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Don’t let fund management fees, portfolio management fees or trading fees eat up your capital. For most of us, these services just aren’t worth it. Vanguard’s S&P 500 Index Fund’s annual fee is “less than one-fifth of a percentage point,” according to The Economist, which adds: “That compares with the 1 to 2 points a year that investors can pay for active fund management, where the experts try to beat the index.” (See: “Mirror, Mirror on the Wall, What’s the Worst Fee of All?“)
If you’re in the market for an online broker, check out this guide on our Solutions Center to compare fees, minimum investments and services provided.
6. Rebalance yearly
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Suppose you decide to put 60 percent of your savings in the stock market. As time goes on, some of your investments will grow and others will grow less quickly or lose value. Your 60 percent stock allocation will change. Once a year you should adjust, or rebalance, your portfolio so it has the right balance of allocations again.
“Active rebalancing — selling gainers and using the cash to buy into parts of the portfolio out of favor — allows you to capture gains and snap up bargains in a stress-free, no-fear way,” writes Tuchman in Forbes.
7. Keep emotions out of investing
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One common rookie investor mistake is reacting emotionally to stock market ups and downs. If you pulled out of stocks after the 2008 crash, for example, you may have missed the gains from the recent bull market. Remember: You are in this for the long haul.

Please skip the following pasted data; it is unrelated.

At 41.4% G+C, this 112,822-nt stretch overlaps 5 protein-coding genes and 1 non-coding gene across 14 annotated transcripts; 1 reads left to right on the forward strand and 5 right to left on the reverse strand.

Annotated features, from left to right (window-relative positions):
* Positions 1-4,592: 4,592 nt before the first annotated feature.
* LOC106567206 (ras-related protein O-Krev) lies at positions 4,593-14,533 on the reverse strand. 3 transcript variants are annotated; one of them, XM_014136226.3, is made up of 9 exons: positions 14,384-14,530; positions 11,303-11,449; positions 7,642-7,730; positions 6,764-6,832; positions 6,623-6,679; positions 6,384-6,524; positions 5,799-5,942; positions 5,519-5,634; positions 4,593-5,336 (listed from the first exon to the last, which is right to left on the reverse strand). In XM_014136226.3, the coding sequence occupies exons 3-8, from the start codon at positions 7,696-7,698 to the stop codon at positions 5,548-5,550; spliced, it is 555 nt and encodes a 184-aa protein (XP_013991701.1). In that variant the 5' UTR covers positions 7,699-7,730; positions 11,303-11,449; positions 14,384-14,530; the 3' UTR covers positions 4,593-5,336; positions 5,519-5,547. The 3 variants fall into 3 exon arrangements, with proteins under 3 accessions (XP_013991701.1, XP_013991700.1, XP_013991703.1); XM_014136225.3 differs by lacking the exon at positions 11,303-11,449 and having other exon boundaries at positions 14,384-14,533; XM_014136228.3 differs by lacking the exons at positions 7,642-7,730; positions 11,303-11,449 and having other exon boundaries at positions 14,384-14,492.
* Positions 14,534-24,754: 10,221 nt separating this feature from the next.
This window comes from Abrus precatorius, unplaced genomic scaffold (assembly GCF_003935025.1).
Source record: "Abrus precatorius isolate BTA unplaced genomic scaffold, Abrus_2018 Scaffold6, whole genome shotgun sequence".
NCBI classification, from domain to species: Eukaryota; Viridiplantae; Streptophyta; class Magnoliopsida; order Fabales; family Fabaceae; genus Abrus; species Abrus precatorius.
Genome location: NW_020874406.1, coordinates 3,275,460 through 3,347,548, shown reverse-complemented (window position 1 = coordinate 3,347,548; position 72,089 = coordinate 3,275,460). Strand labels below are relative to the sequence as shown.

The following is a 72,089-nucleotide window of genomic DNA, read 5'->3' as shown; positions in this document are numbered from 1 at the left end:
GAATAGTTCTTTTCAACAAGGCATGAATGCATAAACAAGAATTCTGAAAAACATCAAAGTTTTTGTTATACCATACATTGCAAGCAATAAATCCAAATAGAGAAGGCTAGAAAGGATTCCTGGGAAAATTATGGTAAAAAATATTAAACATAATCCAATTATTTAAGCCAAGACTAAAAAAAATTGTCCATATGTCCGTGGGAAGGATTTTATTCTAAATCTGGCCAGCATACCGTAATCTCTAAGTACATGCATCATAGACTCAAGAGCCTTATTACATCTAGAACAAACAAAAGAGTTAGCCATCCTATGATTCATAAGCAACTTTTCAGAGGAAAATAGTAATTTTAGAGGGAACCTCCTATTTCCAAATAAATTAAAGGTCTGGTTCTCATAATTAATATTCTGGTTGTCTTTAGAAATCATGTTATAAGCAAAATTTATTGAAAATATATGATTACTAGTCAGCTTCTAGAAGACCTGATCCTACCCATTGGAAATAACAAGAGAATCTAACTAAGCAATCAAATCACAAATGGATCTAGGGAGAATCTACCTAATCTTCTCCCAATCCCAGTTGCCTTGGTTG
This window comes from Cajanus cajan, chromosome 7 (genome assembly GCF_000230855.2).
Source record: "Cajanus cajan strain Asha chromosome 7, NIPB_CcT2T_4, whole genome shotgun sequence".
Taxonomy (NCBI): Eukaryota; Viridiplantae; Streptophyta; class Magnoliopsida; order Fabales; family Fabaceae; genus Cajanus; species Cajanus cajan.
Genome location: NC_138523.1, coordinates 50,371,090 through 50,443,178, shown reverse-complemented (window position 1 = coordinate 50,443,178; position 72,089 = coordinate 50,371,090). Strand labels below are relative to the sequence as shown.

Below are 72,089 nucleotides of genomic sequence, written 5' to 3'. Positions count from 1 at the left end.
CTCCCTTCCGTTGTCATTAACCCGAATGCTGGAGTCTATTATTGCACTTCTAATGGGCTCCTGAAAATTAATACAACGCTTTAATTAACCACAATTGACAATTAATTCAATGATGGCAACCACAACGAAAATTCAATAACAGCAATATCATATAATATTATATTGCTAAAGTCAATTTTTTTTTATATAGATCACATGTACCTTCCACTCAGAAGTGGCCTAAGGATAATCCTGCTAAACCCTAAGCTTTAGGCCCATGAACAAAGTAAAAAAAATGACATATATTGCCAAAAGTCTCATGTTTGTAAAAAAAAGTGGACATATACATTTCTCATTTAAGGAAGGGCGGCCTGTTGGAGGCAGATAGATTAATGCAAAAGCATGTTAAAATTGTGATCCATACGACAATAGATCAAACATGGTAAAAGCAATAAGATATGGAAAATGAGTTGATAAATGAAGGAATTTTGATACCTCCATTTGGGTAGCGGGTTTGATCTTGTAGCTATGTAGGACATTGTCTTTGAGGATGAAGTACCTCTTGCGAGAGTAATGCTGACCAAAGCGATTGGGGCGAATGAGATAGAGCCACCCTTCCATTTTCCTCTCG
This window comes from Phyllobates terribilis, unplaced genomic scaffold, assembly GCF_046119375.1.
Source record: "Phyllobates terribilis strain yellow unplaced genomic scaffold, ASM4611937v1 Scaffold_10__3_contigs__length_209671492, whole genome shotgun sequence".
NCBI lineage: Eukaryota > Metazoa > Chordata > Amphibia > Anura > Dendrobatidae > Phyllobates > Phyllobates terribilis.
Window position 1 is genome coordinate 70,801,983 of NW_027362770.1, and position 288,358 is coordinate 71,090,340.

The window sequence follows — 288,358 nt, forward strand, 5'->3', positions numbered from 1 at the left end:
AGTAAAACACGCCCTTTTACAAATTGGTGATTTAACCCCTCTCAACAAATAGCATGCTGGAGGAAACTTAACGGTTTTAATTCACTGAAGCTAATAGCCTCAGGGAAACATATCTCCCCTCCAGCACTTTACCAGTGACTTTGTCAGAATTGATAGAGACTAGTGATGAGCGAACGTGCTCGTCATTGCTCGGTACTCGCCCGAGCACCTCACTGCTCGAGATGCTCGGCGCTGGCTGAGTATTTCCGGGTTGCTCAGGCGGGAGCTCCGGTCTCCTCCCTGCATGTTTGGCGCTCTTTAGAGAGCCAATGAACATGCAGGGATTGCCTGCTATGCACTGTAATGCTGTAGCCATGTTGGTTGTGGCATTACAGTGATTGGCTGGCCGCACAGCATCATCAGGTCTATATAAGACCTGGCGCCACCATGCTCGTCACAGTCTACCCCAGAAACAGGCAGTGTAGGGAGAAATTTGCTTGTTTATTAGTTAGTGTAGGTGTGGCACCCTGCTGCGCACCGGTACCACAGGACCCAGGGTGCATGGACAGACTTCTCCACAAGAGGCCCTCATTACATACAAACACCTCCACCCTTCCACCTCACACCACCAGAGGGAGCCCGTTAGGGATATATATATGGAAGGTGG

Euphoria and overconfidence are dangerous, too. Buying stock in a particular industry or sector that’s in the news can land you in trouble. By the time you’ve heard of a trend, it may well have peaked.
8. Stay the course
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The easiest way to grow a sizable retirement account is to start young and save and invest steadily and consistently. Says Kiplinger:
Over the long term, we think you can reasonably expect an average return of 7 percent to 9 percent per year on your investments. … You won’t make it every year, but that’s an achievable range if you plan your approach thoughtfully and stick to your plan.
9. Build in discipline
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To prevent yourself from revisiting decisions, put much of your investing program on autopilot or follow a routine:
- Have workplace retirement fund contributions deducted automatically from your paycheck.
- Schedule savings to be moved electronically into investment accounts.
- Rebalance your investment account annually.
“The research (and investor experience) supports a buy and hold, indexed approach to stocks — a straightforward discipline that the most inexperienced investor can employ,” writes Nancy Tengler, in the Arizona Republic.
10. Get every bit of your company’s 401(k) match
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If you are unsure if your employer matches 401(k) contributions, ask the human resources officer. If the company does match your savings, learn its maximum matching amount.
Suppose your employer matches your contributions to your 401(k) account dollar for dollar up to, say, a maximum of 4 percent of your $4,500 monthly salary. That’s $180 you can get free, each time you’re paid.
To earn the company’s match, you’d need to put $180 in the account, too, every month. That may not sound like much, but 12 monthly contributions of $180 is $2,160 a year.
11. Contribute as much as you can
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Matching your employer’s contribution is just a beginning for your retirement savings. For an idea how much to save, use a retirement savings calculator: Try Bloomberg’s, for example, or search online until you find one or two you like.
Set a rough goal for retirement savings and keep increasing your 401(k) contributions until you are putting away enough to reach that goal. The maximum the IRS allows you to save in a 401(k) in 2016 is $18,000. If you are 50 or older, you can contribute an additional $6,000.